Creamy brown Egyptian alabaster with horizontal veins; the surface has a very high polish. A deposit of a black shiny substance fills the bottom of the interior cavity. Five columns of an inscription, with incised lines separating the columns and forming a box around the whole inscription, have been roughly pecked out, originally filled with a black sub-stance of which only faint traces remain. From right to left the hieroglyphs read: "Recitation by Isis: 'I destroy evil, I protect, providing safety for Imsety who is within me. The protection of the Osiris, the god's father, sw-priest, wnr- priest in Letopolis, prophet of Amen-ra lord of Khent-nefer, Iah-mes, the son of Pa-di-ptah, born to the lady of the house Ta-[nt]-nefer-tem, justified, is the protection of Imsety. (For) the Osiris, the god's father, sm-priest, wnr-priest in Letopolis, Iah-mes, born to Ta-[nt]-nefer-tem, he is Imsety’".
Diameter of base 105 mm; the interior cavity has slightly concave sides; diameter of mouth 94 mm; depth of jar at least 150 mm.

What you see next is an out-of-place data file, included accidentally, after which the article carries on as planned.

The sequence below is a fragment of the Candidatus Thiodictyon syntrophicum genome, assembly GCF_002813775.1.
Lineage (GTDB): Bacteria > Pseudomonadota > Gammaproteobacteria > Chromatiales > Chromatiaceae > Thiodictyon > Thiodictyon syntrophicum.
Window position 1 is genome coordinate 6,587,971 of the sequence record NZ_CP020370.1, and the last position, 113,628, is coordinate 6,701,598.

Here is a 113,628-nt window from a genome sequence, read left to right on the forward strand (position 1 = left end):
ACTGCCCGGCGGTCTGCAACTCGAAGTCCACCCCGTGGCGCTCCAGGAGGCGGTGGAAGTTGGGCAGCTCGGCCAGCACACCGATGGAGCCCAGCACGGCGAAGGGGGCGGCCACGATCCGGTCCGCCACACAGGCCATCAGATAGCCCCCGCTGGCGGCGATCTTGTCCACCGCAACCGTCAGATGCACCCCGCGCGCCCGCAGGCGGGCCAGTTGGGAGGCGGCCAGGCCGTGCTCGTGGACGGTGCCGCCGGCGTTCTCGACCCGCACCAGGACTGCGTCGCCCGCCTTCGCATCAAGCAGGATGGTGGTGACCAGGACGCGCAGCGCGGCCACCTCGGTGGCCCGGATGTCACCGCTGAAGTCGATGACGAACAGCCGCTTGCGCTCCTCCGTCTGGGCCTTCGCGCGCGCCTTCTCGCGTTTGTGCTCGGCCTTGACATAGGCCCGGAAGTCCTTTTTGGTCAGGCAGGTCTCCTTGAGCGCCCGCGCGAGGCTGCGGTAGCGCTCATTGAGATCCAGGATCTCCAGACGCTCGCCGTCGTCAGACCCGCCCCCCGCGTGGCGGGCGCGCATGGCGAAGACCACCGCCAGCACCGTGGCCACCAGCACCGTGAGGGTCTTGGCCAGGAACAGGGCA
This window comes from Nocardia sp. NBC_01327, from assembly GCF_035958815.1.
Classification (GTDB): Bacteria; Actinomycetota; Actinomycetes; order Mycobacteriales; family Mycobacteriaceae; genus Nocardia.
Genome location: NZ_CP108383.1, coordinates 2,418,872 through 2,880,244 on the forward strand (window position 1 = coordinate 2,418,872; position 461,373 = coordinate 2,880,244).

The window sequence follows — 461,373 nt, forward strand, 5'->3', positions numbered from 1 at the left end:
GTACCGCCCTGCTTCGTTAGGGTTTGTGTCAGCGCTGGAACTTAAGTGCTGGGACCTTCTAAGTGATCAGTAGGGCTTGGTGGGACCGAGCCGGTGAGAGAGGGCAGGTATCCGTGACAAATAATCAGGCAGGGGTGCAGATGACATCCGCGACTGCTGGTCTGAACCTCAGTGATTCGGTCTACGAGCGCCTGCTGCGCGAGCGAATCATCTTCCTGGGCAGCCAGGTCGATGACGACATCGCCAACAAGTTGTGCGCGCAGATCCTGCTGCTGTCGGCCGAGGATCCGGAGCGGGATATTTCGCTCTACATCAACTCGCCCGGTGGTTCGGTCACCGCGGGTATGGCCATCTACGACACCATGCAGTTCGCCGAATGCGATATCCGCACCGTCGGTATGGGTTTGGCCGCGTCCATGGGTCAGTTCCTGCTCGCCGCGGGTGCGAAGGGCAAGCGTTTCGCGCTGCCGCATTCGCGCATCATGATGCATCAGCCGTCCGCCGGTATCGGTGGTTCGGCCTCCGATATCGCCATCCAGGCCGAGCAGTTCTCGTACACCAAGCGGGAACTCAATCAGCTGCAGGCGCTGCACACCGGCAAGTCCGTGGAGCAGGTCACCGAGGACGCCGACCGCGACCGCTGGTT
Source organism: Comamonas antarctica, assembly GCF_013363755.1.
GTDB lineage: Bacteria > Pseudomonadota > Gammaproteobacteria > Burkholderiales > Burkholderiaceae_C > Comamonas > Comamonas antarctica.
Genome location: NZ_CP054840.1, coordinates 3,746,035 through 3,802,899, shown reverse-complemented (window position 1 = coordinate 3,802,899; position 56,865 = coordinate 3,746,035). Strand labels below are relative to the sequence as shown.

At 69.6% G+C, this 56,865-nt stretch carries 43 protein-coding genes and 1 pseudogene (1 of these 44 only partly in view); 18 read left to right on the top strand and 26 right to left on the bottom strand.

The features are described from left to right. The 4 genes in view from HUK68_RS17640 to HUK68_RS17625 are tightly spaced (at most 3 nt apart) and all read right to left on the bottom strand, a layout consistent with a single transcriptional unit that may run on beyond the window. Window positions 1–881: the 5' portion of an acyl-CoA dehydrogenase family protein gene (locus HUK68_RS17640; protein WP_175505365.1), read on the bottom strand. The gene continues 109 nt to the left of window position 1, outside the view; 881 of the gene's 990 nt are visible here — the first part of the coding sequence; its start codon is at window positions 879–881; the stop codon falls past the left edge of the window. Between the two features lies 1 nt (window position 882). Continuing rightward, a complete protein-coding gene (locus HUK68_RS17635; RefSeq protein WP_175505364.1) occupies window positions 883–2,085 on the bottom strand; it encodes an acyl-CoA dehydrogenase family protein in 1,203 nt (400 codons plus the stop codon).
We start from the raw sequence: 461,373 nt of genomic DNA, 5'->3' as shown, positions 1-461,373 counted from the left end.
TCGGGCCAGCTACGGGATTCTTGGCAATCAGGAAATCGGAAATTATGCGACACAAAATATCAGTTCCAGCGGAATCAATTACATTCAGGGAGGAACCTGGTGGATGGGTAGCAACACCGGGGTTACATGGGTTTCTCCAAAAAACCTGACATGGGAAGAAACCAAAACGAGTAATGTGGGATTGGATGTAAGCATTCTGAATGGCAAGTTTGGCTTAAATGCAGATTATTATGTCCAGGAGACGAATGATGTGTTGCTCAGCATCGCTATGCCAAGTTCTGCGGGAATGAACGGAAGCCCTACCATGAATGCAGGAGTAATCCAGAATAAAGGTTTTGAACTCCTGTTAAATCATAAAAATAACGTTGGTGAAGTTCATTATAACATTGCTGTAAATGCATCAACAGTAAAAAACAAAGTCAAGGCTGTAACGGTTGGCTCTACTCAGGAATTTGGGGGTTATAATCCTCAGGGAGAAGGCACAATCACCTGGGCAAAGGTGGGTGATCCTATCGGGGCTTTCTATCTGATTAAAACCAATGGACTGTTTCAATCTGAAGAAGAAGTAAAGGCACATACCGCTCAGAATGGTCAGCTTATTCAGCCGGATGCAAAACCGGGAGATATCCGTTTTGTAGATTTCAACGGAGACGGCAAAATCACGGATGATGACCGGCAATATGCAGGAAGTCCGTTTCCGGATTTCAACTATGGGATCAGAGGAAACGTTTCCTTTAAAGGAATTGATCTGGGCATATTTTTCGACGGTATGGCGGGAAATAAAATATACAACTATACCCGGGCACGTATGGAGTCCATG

The jar is now associated with a jackal-headed lid but the inscription on the jar mentions the tutelary deity the human-headed Imsety, who protected the liver, indicating that the lids were misplaced before Thomas Hope acquired them. Ahmose’s canopic jars are some of the first Egyptian antiquities to be collected by European explorers. In 1719 his canopic jars were drawn by Bernard Montaucon (1655 - 1741) a French Benedictine monk and scholar who published them in his book, ‘L'antiquité expliquée et representée en figures’ (later translated into English ‘Antiquity Explained and Represented in Sculptures’). Each jar is inscribed for a priest called Ahmose, whose name means ‘the moon has given birth’. The two other jars from Ahmose’s set of four are now in the collections of the Louvre Museum in Paris and the Calvet Museum in Avignon.